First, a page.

Sesame balls – A Food Toy

Sesame balls, ‘bánh lúc lắc’ in the North of Vietnam or ‘bánh cam’ in the South, are a type of fried Asian crispy pastry made from glutinous rice flour, filled with bean paste and coated with sesame seeds.

In Vietnam, the image of sesame balls is often attached to the image of a little boy sitting on the porch of the house, singing songs and waiting for the return of his grandmother from the market. When she goes back, she does not forget to give him some snacks like cakes, candies, and sesame balls.

Sesame balls went to his childhood and other Vietnameses in that way. The pastry is nothing luxurious and can be found in almost every area of Vietnam in any season of the year. When the cold season approaches, sitting next to the heater and enjoying the crispy and sweet sesame balls would be so wonderful. When you take the cake and shake it slightly, you can hear the movement of the bean filling inside. That is the reason why sesame balls are sometimes considered as a toy!

A man selling sesame balls in Saigon (Photo: aFamily)

How To Make Sesame Balls

Fried sesame balls are made from local ingredients such as first-class glutinous rice, mung beans, sugar and white sesame seeds.

First of all, glutinous rice flour and rice flour are mixed together. Boil water with sugar and then slowly pour into the mixture while carefully kneading it to create dough. Wait for an hour so that the dough can absorb water and become thicken. After that, shape it into round balls.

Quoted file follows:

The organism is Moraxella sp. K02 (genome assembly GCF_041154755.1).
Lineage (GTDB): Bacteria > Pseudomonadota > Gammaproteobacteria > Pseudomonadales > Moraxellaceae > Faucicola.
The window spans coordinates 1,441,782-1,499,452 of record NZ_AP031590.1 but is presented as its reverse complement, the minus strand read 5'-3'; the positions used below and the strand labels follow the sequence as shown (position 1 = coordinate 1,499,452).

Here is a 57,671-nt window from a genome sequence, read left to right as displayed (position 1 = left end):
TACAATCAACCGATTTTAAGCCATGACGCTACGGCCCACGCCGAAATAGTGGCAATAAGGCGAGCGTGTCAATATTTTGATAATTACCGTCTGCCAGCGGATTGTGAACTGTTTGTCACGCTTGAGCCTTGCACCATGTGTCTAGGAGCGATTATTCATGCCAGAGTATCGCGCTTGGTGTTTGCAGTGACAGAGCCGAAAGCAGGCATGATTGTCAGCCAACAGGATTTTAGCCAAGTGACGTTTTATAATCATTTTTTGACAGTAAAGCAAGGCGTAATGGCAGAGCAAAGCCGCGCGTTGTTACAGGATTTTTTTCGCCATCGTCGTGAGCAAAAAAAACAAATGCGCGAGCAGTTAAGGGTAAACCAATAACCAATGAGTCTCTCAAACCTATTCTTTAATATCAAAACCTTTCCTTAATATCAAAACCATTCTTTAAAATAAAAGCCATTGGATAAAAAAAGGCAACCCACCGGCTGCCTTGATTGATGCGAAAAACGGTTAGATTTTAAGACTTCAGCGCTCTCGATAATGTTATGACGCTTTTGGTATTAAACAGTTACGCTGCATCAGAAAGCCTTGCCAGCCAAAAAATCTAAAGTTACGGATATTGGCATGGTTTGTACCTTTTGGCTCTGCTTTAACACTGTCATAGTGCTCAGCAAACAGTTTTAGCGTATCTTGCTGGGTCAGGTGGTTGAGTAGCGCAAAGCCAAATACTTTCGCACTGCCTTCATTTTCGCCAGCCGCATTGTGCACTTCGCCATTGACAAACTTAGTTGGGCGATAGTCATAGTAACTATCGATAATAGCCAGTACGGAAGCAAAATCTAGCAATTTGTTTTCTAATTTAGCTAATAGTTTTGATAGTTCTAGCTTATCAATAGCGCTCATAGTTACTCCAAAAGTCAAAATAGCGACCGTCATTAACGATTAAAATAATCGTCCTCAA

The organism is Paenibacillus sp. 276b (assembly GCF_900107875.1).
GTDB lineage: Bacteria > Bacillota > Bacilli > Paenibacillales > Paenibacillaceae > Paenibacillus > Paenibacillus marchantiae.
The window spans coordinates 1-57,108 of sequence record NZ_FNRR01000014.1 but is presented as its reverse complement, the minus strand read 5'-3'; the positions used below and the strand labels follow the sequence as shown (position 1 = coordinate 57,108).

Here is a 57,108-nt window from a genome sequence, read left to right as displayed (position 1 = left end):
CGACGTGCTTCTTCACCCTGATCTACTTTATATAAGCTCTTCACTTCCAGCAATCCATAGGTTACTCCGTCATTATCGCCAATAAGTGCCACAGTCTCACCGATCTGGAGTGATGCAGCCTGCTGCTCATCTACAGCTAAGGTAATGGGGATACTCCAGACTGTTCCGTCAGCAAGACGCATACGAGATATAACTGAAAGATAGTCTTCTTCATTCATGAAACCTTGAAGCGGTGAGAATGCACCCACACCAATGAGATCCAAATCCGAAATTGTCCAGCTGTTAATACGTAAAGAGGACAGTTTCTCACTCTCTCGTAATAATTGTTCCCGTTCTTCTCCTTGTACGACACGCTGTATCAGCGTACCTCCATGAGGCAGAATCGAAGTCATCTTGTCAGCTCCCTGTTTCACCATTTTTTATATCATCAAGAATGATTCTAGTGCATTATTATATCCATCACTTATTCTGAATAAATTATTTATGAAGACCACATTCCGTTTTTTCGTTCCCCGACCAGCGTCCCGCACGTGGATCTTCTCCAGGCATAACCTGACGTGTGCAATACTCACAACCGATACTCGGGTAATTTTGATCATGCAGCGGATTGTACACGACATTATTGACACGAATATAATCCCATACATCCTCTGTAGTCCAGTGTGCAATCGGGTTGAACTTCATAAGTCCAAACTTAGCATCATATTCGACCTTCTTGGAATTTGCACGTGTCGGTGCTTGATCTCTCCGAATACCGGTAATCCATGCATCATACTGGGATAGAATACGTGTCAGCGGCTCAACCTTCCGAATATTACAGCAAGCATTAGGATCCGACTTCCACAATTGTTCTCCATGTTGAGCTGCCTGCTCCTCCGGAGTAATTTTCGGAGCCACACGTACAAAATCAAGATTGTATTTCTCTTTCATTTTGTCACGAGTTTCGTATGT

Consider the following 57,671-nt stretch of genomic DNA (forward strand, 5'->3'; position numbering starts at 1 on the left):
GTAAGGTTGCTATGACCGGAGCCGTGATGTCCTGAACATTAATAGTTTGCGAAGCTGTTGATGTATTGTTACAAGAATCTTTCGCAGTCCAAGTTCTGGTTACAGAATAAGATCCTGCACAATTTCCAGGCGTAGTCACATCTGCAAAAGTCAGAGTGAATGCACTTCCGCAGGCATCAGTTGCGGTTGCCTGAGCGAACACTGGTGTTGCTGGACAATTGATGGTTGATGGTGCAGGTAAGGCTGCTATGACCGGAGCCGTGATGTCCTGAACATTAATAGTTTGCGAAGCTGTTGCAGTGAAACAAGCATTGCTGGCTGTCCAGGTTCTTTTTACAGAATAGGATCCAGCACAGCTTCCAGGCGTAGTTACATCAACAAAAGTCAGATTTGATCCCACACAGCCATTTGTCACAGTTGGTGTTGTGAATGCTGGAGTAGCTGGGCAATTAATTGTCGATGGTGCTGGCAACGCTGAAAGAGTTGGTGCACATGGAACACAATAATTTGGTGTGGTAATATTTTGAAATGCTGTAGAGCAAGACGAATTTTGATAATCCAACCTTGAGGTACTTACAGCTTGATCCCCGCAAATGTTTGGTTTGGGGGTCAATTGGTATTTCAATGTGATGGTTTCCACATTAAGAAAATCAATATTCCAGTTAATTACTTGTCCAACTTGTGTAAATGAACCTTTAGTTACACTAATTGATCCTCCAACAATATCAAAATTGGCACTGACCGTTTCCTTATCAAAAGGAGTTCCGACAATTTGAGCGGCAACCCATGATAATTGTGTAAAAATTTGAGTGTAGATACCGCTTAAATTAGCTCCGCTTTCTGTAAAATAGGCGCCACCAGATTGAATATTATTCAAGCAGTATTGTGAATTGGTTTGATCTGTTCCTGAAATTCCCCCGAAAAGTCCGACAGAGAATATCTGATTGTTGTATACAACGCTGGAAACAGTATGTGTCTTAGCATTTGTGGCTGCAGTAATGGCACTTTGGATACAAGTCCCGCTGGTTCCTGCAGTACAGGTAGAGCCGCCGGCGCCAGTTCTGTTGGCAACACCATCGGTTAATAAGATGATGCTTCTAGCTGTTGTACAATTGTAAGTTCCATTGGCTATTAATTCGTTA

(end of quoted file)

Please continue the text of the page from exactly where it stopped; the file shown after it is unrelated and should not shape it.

Photo: Doi song va Phap Luat

 

As for the filling, mung beans are washed and soaked for several hours. Then they are steamed up, finely sliced and mixed with sugar and cooking oil to produce a smooth mixture. After that, the filling is divided into small round balls. When putting the filling into the crust, it is important to make sure that the cake is round and not distorted. Next, the cake will be soaked in white sesame seeds and then placed in a tray before being fried.

Photo: Doi song va Phap Luat
Photo: Doi song va Phap Luat

Put the pan on the stove, pour a lot of oil and wait until it is boiled then drop the sesame balls into the pan. Try to roll the balls constantly to prevent the filling from sticking onto the crust. This step is completed when the balls are in golden brown.

 

Photo: Doi song va Phap Luat

Enjoy!

A perfect sesame ball is brownish yellow, bulging and not flattened when cooled. The crust should be thin and fragile, the stuffing is rounded and not sticky to the covering. Holding the ball and shake it lightly, we can feel the filling rolling inside.